When you use your cell phone or tablet to purchase a digital product, like an app, the charge is added to your monthly wireless bill. However, if something goes wrong with your transaction, or someone steals your device and buys apps in your name, your rights will vary wildly depending on your wireless provider and payment method. According to a recent investigation by Consumers Union, your wireless carrier may not protect you from fraudulent charges, especially if you’re not paying with a credit or debit card. As if that wasn’t bad enough, any protections you do have may not be stated in your contract.
Although all wireless carriers have a way of dealing with disputed payments, there’s no legal precedent for them to follow (except in California). In May 2011, Consumers Union called on the nation’s top wireless carriers to provide the same purchase protection for mobile payments guaranteed by law for credit and debit card payments. Since then, they’ve been regularly communicating with representatives from AT&T, Sprint, T-Mobile and Verizon Wireless to better understand how they handle disputed payment transactions.
Fraudulent charges? You’ll get your money back…maybe
If you lose your smartphone, or someone steals it, better hope you report it before someone else racks up a bill. As of this writing, Verizon Wireless is the only top wireless carrier whose contract explicitly states that customers aren’t liable for charges related to a lost or stolen device. AT&T, Sprint and T-Mobile will protect consumers for any charges once the lost device is reported, but prior to that, consumers may be responsible for any charges made. If you discover other kinds of fraudulent charges on your bill, things get even more complicated. Cell phone billing errors occur with an alarming frequency, due to unauthorized third-party charges, also called “cramming”, and inevitable in-house errors. When asked by Consumers Union, all four major wireless carriers claimed to provide refunds for billing errors, in house or otherwise, but few clearly state this in their contracts.
California’s PUC regulations: a good start
If you’re dealing with a disputed cell phone charge, California’s the place to be. California’s Public Utilities Commission (PUC) rule gives phone customers the right to withhold payment of any disputed charge while it’s under investigation, and all investigations must be completed within 30 days. However, there is no similar law in other states. Additionally, not all carriers inform California customers of their rights. The AT&T and T-Mobile service contracts mention the law briefly, but Verizon Wireless doesn’t mention it at all. Sprint’s contract gets points for going above and beyond in this department: customers don’t have to pay for disputed charges as long as they’re reported within 60 days, although the process for removing third-party charges can be somewhat complicated.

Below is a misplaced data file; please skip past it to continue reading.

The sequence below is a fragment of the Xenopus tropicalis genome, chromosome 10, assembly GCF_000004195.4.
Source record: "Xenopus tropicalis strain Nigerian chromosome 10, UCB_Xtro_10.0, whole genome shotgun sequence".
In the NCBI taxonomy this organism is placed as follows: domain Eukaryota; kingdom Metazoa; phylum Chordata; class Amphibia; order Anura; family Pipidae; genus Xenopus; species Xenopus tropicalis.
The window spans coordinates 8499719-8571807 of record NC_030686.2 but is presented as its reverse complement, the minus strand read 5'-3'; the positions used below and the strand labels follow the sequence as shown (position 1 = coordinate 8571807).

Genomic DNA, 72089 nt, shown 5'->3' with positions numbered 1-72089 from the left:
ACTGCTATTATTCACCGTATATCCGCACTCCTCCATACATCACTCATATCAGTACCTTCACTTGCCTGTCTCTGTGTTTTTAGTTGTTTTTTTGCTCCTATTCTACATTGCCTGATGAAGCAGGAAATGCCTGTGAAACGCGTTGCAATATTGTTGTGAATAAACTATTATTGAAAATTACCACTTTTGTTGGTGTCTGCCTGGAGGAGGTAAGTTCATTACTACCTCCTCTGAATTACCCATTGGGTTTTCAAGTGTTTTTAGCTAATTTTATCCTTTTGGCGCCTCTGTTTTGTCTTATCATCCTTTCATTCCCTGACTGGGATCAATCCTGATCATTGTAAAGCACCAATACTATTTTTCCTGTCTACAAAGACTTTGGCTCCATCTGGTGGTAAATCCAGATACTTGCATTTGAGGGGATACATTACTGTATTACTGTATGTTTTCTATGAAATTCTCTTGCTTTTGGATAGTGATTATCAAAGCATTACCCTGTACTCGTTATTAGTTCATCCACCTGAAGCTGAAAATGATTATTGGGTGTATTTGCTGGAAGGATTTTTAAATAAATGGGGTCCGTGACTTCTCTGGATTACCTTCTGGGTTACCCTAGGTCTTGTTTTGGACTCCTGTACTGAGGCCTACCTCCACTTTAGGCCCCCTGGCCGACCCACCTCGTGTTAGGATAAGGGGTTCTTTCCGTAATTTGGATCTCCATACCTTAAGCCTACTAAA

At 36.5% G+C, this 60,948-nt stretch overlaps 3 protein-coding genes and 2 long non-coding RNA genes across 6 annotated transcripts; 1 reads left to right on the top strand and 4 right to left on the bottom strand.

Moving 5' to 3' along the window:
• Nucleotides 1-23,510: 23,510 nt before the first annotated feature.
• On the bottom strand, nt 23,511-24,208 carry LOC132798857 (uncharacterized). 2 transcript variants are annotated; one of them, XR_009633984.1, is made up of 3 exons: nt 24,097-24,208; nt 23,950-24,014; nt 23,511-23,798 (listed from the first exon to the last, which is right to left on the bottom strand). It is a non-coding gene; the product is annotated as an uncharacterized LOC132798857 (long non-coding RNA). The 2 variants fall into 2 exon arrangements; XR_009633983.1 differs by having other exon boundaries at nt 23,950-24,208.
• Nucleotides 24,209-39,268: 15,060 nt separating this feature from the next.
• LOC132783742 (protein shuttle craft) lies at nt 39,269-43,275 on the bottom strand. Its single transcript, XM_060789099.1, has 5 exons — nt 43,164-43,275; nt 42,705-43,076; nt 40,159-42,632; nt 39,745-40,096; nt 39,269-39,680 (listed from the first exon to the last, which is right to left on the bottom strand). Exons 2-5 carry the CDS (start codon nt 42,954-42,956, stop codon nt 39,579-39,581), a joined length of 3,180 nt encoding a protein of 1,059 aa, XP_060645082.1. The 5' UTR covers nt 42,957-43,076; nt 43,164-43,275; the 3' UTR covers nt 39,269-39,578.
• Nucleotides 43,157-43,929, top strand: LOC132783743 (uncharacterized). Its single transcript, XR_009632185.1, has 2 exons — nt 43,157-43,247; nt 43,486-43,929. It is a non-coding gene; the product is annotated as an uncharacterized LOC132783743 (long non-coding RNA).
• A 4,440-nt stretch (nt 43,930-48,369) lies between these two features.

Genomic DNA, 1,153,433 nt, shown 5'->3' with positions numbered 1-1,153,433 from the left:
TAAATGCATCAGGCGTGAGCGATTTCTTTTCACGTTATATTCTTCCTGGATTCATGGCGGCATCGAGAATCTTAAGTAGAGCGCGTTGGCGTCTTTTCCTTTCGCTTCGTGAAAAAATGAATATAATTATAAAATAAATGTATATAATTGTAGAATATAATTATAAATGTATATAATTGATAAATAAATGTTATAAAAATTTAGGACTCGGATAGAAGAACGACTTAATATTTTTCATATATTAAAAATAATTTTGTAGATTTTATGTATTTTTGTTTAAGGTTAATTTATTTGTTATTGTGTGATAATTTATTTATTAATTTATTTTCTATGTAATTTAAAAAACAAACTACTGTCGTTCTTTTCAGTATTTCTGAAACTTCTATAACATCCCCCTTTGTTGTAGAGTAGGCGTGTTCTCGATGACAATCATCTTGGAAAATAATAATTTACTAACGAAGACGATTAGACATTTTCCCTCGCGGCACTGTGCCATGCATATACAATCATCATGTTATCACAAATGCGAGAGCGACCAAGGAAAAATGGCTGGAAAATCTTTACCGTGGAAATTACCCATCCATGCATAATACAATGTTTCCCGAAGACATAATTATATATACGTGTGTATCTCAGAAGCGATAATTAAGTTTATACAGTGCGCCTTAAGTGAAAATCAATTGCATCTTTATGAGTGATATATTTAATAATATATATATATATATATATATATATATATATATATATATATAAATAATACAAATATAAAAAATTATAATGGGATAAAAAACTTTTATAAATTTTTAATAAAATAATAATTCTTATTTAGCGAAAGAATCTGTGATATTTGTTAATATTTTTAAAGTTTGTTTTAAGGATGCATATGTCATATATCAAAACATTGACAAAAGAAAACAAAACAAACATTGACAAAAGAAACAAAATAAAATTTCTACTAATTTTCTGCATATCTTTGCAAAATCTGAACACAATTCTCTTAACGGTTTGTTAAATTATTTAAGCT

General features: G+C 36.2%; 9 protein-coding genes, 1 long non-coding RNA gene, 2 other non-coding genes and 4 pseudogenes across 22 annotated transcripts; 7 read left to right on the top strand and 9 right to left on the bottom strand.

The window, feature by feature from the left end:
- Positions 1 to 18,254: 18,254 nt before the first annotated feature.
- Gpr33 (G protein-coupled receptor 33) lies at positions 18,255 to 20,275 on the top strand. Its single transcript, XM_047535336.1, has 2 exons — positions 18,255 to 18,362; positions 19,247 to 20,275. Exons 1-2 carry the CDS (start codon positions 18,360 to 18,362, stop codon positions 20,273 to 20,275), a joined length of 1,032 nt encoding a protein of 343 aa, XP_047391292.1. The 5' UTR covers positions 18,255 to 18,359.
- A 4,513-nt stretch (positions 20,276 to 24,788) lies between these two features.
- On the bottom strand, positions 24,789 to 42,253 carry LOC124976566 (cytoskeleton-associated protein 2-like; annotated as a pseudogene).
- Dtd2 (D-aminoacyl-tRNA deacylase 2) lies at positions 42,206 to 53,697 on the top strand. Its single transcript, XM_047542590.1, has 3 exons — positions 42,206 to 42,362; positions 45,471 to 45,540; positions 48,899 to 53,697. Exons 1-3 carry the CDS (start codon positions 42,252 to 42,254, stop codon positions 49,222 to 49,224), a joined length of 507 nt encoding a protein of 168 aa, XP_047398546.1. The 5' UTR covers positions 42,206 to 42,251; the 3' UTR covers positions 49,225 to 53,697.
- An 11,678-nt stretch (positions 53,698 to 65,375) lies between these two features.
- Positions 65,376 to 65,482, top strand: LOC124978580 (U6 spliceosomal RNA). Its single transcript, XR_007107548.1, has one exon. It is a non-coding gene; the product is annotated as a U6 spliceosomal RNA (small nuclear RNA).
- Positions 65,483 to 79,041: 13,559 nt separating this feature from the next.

Consumers Union’s suggested changes
Consumers Union would like to see consumers have more control over their mobile payments in general. In their call-to-action earlier this year, they asked wireless carriers to let customers withhold payments for disputed charges and set a cap on their monthly payments to prevent extra fees. Consumers Union also asked all carriers to re-credit customers for disputed charges, even if they have a prepaid phone. Right now, consumers who use these “pay as you go” phones are especially vulnerable to payment fraud. Verizon Wireless currently doesn’t allow prepaid customers to make mobile payment changes. AT&T, Sprint and T-Mobile allow customers to do so provisionally.
Protecting yourself against payment fraud
So far, we’ve yet to see any real changes in mobile payment fraud protection. In the mean time, Consumers Union recommends that mobile phone and tablet users take a few basic steps to protect themselves:
- Link your mobile account to a credit card. Even if your wireless provider won’t protect you from unauthorized charges, your credit card company will. Thanks to the CARD Act of 2009, credit card holders are not liable for more than $50 worth of unauthorized charges to their accounts. If you prefer not to use a credit card, a debit card is a good second choice, as these have comparable fraud protection laws. Avoid linking your mobile account to a prepaid credit card or direct phone bill, as these aren’t subject to the same regulations.
- Review your statements often. You’re responsible for monitoring your bills. If you find any suspicious charges, don’t wait to say something. Contact your customer service provider to get things straightened out.
- Report unfair billing practices to an appropriate agency. Is your wireless provider doing something sketchy? Report it to the Consumer Financial Protection Bureau or a similar government agency.
- Know what you’re up against. Consumers Union posted a breakdown of each major wireless carrier’s disputed billing practices on their Defend Your Dollars blog. Read what they have to say about your provider. You’ll be better prepared if a dispute comes up.
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